Chanting 'can we stab you every week' and mocking the Jews killed in Nazi gas chambers… West Ham fans' despicable behaviour at Tottenham disgraced football
11:59 GMT, 26 November 2012
The bile-spewing West Ham fans who baited their Tottenham Hotspur rivals because some of their number had been stabbed by a Nazi mob could take a couple of lessons in history.
First, they could acquaint themselves with the famous image of Bobby Moore and Pele embracing in 1970.
The icon of West Ham and England was rated by the greatest footballer in history, the man with whom he is pictured swapping shirts, as the finest defender of them all.
Disgusting: Sections of the West Ham support brought shame on their club with their chants at White Hart Lane
What the West Ham fans were chanting
'Adolf Hitler, he's coming for you'
'Can we stab you every week'
Joy, warmth and respect abound.
Second, and more gravely, they may wish to consider the horrors of the Holocaust, the mass extermination of two-thirds of Europe's nine million Jews.
They were men, women and children for whom there were no tomorrows. Many arrived on trains to be gassed to death.
Forgive the stark reminder but what other recourse is there for those too young to know – or perhaps too callous to care – among the latest group of football fans to besmirch the name of a proud club and our national sport
Too young to know We are perhaps being too kind here because only last week – not in the middle of the last century – Ashley Mills, a 25-year-old Tottenham fan, was the most severely injured of 10 compatriots who were subject to an unprovoked act of violence while drinking in the Drunken Ship pub in Campo de Fiori, Rome, ahead of his club's Europa League tie with Lazio.
Heard around the world: West Ham fans' chants were highlighted by Sky Sports News
No gas chambers this time but knuckle-dusters, knives, baseball bats and broken bottles. How we have moved on since Hitler committed suicide.
The Ultras – renowned hooligans in the Eternal City – had come 50 strong to make an anti-Semitic attack against Tottenham, with their traditionally Jewish heritage.
Two men, both fans of Lazio's neighbouring club Roma, were arrested and charged. In celebration of the foregoing hate-crime, West Ham fans, who were said to number hundreds rather than dozens yesterday, chanted 'Viva Lazio'.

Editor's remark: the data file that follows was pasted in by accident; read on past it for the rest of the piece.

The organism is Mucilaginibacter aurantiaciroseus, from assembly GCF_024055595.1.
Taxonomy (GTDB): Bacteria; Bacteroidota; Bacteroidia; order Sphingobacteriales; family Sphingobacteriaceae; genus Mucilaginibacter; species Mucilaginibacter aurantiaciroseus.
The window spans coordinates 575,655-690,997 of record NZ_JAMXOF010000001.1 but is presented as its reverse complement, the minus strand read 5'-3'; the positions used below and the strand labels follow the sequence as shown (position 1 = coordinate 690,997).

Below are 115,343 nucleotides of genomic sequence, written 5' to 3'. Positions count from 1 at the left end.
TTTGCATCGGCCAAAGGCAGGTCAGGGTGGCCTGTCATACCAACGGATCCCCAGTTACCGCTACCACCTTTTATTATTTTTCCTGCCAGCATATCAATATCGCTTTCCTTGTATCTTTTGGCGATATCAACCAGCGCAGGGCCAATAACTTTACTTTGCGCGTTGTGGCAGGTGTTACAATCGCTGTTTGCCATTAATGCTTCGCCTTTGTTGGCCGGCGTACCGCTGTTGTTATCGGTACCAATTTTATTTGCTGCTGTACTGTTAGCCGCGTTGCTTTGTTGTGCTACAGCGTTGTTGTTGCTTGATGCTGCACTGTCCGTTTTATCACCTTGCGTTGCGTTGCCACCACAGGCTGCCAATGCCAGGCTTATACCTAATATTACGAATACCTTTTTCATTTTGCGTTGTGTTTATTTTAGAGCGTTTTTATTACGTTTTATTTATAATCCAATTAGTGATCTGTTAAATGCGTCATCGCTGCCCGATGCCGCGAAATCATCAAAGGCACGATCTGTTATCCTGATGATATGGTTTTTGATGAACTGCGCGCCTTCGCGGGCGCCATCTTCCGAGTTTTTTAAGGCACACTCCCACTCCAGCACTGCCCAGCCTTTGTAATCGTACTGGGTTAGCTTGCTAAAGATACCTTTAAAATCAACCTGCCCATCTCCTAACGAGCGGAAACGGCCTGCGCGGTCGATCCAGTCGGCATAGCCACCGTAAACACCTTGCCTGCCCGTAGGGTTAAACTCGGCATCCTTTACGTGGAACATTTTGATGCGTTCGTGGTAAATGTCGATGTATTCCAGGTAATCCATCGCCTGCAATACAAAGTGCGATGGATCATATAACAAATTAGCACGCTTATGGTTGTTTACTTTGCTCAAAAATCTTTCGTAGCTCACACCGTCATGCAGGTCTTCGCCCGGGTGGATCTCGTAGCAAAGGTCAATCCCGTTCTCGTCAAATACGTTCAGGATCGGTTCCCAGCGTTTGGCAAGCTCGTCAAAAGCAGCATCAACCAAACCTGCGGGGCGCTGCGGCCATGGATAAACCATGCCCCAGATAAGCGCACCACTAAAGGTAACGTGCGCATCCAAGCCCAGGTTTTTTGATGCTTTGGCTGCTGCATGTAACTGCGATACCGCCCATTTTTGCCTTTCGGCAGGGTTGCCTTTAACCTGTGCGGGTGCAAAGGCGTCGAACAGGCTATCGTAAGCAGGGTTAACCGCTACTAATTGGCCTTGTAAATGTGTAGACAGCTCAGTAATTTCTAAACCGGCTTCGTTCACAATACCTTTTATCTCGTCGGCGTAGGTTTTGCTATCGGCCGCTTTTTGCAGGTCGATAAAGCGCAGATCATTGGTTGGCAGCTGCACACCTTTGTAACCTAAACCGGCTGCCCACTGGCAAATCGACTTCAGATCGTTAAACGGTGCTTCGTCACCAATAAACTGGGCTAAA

They hissed during the game, imitating the Holocaust gassing.
They chanted: 'Adolf Hitler, he's coming for you.'
Tottenham, who won 3-1, asked: 'Can we play you every week'
The tasteless response from the away end: 'Can we stab you every week'
Aftermath: The Drunken Ship pub in Rome where Spurs fans were attacked this week
Y-word: Spurs fans call themselves the Yid Army
The morons may be a minority in football crowds, as apologists always tell us, but they are too big a minority to be waved aside as an unimportant sideshow. The lessons of the last few weeks and months tell us that.
For all the immense progress that has been made over the last 30 years to dispel the worst of the right-wing hooligan element from our stadia and to welcome women and children into what was once an intimidating machismo bastion, the fact is that a base element who would not be tolerated in other walks of life find expression in the anonymity of the football crowd.
I stress the word football deliberately. You would not find this kind of racist conduct from the striped blazers in the Lord's Long Room to the hooped shirts at our rugby league grounds, even though much drink is regularly consumed at both ends of sport's class spectrum.
I would also emphasise that this is not a total evisceration of football. Many, many thousands cheer their clubs on passionately while never contemplating any sort of race or religion-based barbarism.
Indeed, many West Ham fans will curse Sunday's offenders, whose thuggish antics appal their sense of innate decency.
We are talking about the kind of